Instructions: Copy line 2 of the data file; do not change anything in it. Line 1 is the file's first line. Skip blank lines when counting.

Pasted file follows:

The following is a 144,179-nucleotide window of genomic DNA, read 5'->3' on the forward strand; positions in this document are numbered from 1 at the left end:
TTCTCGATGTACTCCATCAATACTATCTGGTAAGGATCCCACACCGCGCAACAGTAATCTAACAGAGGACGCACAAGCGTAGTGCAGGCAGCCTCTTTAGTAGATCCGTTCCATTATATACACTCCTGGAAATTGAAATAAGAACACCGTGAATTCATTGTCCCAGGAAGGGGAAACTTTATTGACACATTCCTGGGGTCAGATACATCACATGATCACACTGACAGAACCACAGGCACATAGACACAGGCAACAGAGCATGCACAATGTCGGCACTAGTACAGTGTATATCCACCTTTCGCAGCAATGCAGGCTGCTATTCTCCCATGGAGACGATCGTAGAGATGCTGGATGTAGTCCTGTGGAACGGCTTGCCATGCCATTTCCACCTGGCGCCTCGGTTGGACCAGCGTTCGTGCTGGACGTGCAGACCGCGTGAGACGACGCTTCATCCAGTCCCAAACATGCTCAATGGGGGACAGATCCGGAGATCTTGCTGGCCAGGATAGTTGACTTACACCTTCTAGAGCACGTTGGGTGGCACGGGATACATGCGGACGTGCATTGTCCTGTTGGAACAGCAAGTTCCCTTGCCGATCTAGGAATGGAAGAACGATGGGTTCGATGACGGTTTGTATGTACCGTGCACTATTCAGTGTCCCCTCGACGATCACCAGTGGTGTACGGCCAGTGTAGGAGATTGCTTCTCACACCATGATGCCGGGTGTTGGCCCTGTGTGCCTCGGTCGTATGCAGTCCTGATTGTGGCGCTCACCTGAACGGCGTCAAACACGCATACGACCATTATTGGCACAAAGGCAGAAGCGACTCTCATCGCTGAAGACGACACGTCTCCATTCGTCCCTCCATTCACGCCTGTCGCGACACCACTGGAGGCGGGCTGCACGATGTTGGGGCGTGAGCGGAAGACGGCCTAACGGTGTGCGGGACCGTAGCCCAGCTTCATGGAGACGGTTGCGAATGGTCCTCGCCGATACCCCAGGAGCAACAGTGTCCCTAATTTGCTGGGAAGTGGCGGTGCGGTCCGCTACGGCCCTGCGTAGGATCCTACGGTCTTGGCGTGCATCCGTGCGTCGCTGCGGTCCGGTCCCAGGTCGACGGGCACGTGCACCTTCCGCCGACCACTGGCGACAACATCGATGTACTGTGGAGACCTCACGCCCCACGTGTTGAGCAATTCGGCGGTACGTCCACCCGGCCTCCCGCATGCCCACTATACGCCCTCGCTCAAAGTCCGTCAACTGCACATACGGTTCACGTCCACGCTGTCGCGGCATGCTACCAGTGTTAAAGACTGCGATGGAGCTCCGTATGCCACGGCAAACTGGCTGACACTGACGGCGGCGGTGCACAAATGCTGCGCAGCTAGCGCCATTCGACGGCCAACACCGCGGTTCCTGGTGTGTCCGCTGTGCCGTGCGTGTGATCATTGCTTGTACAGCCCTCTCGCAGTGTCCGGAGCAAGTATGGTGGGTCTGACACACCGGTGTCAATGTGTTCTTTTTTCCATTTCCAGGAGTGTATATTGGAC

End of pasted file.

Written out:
TTCTCGATGTACTCCATCAATACTATCTGGTAAGGATCCCACACCGCGCAACAGTAATCTAACAGAGGACGCACAAGCGTAGTGCAGGCAGCCTCTTTAGTAGATCCGTTCCATTATATACACTCCTGGAAATTGAAATAAGAACACCGTGAATTCATTGTCCCAGGAAGGGGAAACTTTATTGACACATTCCTGGGGTCAGATACATCACATGATCACACTGACAGAACCACAGGCACATAGACACAGGCAACAGAGCATGCACAATGTCGGCACTAGTACAGTGTATATCCACCTTTCGCAGCAATGCAGGCTGCTATTCTCCCATGGAGACGATCGTAGAGATGCTGGATGTAGTCCTGTGGAACGGCTTGCCATGCCATTTCCACCTGGCGCCTCGGTTGGACCAGCGTTCGTGCTGGACGTGCAGACCGCGTGAGACGACGCTTCATCCAGTCCCAAACATGCTCAATGGGGGACAGATCCGGAGATCTTGCTGGCCAGGATAGTTGACTTACACCTTCTAGAGCACGTTGGGTGGCACGGGATACATGCGGACGTGCATTGTCCTGTTGGAACAGCAAGTTCCCTTGCCGATCTAGGAATGGAAGAACGATGGGTTCGATGACGGTTTGTATGTACCGTGCACTATTCAGTGTCCCCTCGACGATCACCAGTGGTGTACGGCCAGTGTAGGAGATTGCTTCTCACACCATGATGCCGGGTGTTGGCCCTGTGTGCCTCGGTCGTATGCAGTCCTGATTGTGGCGCTCACCTGAACGGCGTCAAACACGCATACGACCATTATTGGCACAAAGGCAGAAGCGACTCTCATCGCTGAAGACGACACGTCTCCATTCGTCCCTCCATTCACGCCTGTCGCGACACCACTGGAGGCGGGCTGCACGATGTTGGGGCGTGAGCGGAAGACGGCCTAACGGTGTGCGGGACCGTAGCCCAGCTTCATGGAGACGGTTGCGAATGGTCCTCGCCGATACCCCAGGAGCAACAGTGTCCCTAATTTGCTGGGAAGTGGCGGTGCGGTCCGCTACGGCCCTGCGTAGGATCCTACGGTCTTGGCGTGCATCCGTGCGTCGCTGCGGTCCGGTCCCAGGTCGACGGGCACGTGCACCTTCCGCCGACCACTGGCGACAACATCGATGTACTGTGGAGACCTCACGCCCCACGTGTTGAGCAATTCGGCGGTACGTCCACCCGGCCTCCCGCATGCCCACTATACGCCCTCGCTCAAAGTCCGTCAACTGCACATACGGTTCACGTCCACGCTGTCGCGGCATGCTACCAGTGTTAAAGACTGCGATGGAGCTCCGTATGCCACGGCAAACTGGCTGACACTGACGGCGGCGGTGCACAAATGCTGCGCAGCTAGCGCCATTCGACGGCCAACACCGCGGTTCCTGGTGTGTCCGCTGTGCCGTGCGTGTGATCATTGCTTGTACAGCCCTCTCGCAGTGTCCGGAGCAAGTATGGTGGGTCTGACACACCGGTGTCAATGTGTTCTTTTTTCCATTTCCAGGAGTGTATATTGGAC